Since the “Volendam” is a medium-sized ship with a capacity of 1440 passengers and a crew of 620, the 1200 of us on board felt positively pampered by the excellent staff and crew.

Just prior to our expedition, the “Volendam” had welcomed 54 quilters on a two-week “Quilt Seminars at Sea” cruise to China, South Korea and Japan, on which professional quilters were on board conducting quilting classes, complete with “homework”. Thirteen of the quilters had remained on the ship for the trans-Pacific crossing, among them Diana and Tom from near Seattle. The cruise was Diana’s 50th birthday present from Tom and he was enjoying it as much as she. They were daily fixtures at poolside tables on the Lido deck, joined by Kerry from Portland, Oregon, Judy from Roseneath, Ontario, Carol from Edmonton and several other members of the quilting group. While the ladies produced a beautiful array of quilting squares, Christmas decorations, and even baby booties, Tom put together sensational photo montages of his trip on his laptop.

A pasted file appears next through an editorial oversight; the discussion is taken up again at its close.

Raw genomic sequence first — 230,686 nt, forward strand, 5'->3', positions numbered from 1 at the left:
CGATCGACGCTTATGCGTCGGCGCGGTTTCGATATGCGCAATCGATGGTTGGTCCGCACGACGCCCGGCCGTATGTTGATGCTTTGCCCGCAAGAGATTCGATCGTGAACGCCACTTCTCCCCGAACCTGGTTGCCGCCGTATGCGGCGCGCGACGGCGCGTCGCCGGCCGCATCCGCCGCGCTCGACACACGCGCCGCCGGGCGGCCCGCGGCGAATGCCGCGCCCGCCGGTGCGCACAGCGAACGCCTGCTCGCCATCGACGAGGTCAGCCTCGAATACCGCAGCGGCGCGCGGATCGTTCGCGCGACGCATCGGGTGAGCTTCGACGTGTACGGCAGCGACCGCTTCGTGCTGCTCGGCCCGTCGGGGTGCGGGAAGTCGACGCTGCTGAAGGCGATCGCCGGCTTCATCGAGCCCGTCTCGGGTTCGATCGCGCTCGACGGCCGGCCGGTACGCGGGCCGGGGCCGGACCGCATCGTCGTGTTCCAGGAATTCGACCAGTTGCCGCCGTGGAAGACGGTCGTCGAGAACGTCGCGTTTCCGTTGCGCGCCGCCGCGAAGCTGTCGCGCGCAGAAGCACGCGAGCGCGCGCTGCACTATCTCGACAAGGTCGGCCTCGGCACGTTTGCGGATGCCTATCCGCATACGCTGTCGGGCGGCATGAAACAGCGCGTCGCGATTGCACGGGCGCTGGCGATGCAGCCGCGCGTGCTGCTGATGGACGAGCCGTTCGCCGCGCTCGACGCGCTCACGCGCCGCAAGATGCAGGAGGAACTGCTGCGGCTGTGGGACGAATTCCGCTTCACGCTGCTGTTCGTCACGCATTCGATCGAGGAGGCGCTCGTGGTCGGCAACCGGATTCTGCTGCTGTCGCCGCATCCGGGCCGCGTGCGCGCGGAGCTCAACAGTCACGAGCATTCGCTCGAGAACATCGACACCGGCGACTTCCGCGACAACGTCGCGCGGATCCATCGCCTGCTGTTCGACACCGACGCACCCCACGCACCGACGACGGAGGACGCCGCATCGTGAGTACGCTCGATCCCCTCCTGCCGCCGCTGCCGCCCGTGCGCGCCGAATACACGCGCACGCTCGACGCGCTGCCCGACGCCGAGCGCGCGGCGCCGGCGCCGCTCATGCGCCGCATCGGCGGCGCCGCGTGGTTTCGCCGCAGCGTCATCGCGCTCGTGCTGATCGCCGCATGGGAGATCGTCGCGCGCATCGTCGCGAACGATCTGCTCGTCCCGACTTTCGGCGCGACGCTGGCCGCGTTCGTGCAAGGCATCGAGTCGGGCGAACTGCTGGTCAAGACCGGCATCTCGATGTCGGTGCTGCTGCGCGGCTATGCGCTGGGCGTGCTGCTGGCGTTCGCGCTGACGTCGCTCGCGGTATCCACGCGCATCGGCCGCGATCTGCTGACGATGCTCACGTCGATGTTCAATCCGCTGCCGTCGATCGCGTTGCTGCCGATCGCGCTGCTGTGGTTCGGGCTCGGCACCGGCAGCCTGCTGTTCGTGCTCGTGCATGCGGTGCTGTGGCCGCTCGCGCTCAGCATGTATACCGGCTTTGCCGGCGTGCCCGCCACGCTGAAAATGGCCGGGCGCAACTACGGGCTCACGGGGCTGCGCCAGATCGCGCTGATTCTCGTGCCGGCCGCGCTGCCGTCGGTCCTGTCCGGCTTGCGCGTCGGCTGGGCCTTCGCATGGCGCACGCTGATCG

Apart from the amenities that a modern cruise ship is required to have these days such as lots of great food, a luxury and duty free shopping concourse, a casino, a movie theater, a spa, a gym, a library, access to the Internet, many bars, and endless musical entertainment, the “Volendam” has many unique features that make it what the ship’s Hotel Director, Rene Tuinman calls “a happy ship”. In the 21 years Tuinman has been with Holland America Line, he says the three years aboard the “Volendam” have been his best.